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Diaczenko v. Industrial Com.





Appeal from the Circuit Court of Cook County, the Hon. James C. Murray, Judge, presiding.


On June 30, 1975, the petitioner, Antonina Diaczenko, a 60-year-old woman who had been employed by the respondent, Lincoln Manufacturing Company, for 20 years, was working as a drill press operator when her hair was caught in the drill. Petitioner filed a claim with the Industrial Commission for the injuries she sustained in that incident. Hearings were held before an arbitrator of the Industrial Commission on December 18, 1979, and May 6, 1980. Petitioner contended that as a result of her accident on June 30, 1975, she was temporarily totally disabled from June 30, 1975, until September 8, 1975, a period of 10 weeks. She also contended that as a further result of her accident she became permanently and totally disabled as of February 17, 1976, and was entitled to compensation for medical bills in the amount of $1,638.40 which had not been paid by the respondent.

On June 9, 1980, the arbitrator filed his decision awarding petitioner 10 weeks of temporary total compensation at $100.90 per week. He also awarded 23 1/2 weeks of compensation at $80.90 per week for 5% loss of use of each arm. The arbitrator did not award compensation for the unpaid medical expenses.

Petitioner filed a petition for review of the arbitrator's decision. The Industrial Commission affirmed the arbitrator's decision on July 22, 1981, finding that petitioner's permanent disability, if any, in excess of 5% loss of the use of each arm was not a result of the accident on June 30, 1975.

Petitioner also sought review of the Industrial Commission's decision in the circuit court of Cook County. On June 28, 1982, the circuit court confirmed the decision of the Industrial Commission. It is from this judgment that the petitioner appeals.

The sole issue that is before this court is whether the Industrial Commission's finding that petitioner's accident did not cause a permanent disability in excess of 5% loss of the use of each arm is contrary to the manifest weight of the evidence. We hold that it is not.

It is not disputed that petitioner was injured on June 30, 1975, when her hair was caught in the drill press she was operating. What is in dispute is the extent of her injuries. After the accident petitioner remained off work until September 8, 1975. During that time she was treated by her physician Dr. Walter Brodech. Dr. Brodech treated the petitioner with analgesics, muscle relaxants, a cervical collar, and moist warm compresses to the back of the neck. The petitioner complained to Dr. Brodech about dizziness and syncopal episodes or blackouts during this period.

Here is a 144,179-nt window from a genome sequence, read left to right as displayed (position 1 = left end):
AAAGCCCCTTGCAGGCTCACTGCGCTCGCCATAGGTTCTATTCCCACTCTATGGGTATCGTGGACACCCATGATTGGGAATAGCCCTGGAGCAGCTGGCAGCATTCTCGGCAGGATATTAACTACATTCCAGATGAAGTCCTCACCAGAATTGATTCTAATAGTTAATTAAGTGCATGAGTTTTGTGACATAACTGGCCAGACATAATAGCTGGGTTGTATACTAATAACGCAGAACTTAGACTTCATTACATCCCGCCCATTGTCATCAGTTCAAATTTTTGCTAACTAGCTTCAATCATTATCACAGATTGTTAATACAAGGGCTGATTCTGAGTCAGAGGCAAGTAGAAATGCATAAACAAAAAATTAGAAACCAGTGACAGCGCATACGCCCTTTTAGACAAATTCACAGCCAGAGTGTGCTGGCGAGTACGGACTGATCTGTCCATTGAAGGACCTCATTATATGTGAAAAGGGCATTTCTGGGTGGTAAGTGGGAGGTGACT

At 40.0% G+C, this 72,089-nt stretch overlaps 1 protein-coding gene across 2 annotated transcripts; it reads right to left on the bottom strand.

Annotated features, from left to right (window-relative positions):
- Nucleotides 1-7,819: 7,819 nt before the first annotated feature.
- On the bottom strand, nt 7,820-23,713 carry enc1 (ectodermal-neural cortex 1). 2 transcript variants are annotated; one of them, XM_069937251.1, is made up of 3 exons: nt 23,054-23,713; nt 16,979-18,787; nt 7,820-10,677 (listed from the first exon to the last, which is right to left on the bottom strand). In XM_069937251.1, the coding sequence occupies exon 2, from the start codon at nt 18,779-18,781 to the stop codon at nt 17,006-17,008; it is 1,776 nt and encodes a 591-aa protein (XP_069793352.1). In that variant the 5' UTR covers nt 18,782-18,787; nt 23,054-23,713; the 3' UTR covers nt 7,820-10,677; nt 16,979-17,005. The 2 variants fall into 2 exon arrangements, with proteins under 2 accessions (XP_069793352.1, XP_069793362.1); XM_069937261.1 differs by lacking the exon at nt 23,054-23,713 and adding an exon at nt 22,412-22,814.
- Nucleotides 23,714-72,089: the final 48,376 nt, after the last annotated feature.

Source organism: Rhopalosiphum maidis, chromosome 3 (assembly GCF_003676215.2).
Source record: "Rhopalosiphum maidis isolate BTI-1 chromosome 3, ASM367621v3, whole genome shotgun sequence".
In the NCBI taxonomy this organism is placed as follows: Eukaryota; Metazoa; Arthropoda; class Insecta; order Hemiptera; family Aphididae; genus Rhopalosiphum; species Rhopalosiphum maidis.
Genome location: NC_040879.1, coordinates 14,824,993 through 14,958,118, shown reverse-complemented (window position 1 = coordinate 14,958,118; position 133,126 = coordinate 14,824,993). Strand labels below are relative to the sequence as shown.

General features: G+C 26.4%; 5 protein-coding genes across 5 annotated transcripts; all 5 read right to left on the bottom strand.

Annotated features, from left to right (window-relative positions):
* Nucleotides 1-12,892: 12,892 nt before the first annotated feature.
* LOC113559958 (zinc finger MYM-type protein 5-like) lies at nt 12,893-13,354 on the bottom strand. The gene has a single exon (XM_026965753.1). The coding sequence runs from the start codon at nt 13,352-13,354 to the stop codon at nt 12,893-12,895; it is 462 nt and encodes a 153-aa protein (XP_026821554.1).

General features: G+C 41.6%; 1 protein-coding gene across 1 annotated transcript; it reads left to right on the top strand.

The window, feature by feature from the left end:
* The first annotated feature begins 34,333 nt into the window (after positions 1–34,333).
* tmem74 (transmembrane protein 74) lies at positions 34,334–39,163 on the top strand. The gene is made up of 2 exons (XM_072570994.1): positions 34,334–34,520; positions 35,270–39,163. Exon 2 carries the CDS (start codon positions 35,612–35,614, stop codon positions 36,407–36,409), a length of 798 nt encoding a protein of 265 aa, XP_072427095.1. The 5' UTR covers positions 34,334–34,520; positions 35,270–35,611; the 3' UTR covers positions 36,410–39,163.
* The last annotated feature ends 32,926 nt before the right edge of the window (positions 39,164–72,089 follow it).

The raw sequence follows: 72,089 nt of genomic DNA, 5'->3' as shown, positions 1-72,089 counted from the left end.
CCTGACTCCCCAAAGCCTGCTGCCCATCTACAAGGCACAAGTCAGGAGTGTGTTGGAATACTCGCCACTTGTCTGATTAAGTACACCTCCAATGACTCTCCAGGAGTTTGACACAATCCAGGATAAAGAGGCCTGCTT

On September 3, 1975, Dr. Brodech signed a release for petitioner to return to work. At that time, Dr. Brodech described the petitioner as "asymptomatic," without symptoms. Petitioner returned to her regular job as a drill press operator on September 8, 1975, working eight hours a day during the week and periodically five hours' overtime on Saturdays. Dr. Brodech saw the petitioner on September 13, 1975, but the record does not indicate for what reason. He also saw her on September 30, 1975, for a cold. On October 30, 1975, petitioner also saw Dr. Brodech with complaints of pain in the back of her head and neck.

The next time Dr. Brodech saw the petitioner was February 17, 1976. On that date Dr. Brodech prescribed blood pressure medication. The petitioner was complaining of a fainting episode. Petitioner testified at the hearing before the arbitrator that she had suffered other such fainting episodes from September of 1975 until February of 1976. However, there was no note in Dr. Brodech's records of such an episode and no one testified to having witnessed the petitioner suffering such an episode.

On February 18, 1976, petitioner was admitted to Illinois Masonic Hospital by Dr. Brodech. After various tests and examinations, petitioner was found to have a cerebral vascular insufficiency. Dr. Brodech testified on petitioner's behalf at the hearing before the arbitrator. Dr. Oscar Sugar, a consulting physician at Illinois Masonic Hospital, also testified in her behalf on review. Respondent did not offer any new evidence on review.

Dr. Brodech was of the opinion that the petition's vascular insufficiency was causally related to the incident of June 30, 1975.

Dr. Sugar also testified that "there might or could be a causal connection between her condition of ill-being and the accident."

Dr. William Brice Buckingham, the respondent's expert, however, was of the opposite opinion. He was of the opinion that the incident of June 30, 1975, did not cause the petitioner's vascular insufficiency. Dr. Buckingham stated, "The episode on the previous June of the previous year in my opinion could not be a precipitating, aggravating or contributing factor to the development of the symptomatology in February of the following year."

This court has consistently held that where medical evidence is conflicting as to causation, it is within the purview of the Industrial Commission to determine which testimony is to be accepted. (E.g., County of Cook v. Industrial Com. (1977), 69 Ill.2d 10, 18; Illinois Valley Irrigation, Inc. v. Industrial Com. (1977), 66 Ill.2d 234, 241.) Even if this court might have drawn different inferences from the evidence, an Industrial Commission finding will not be set aside unless it is contrary to the ...

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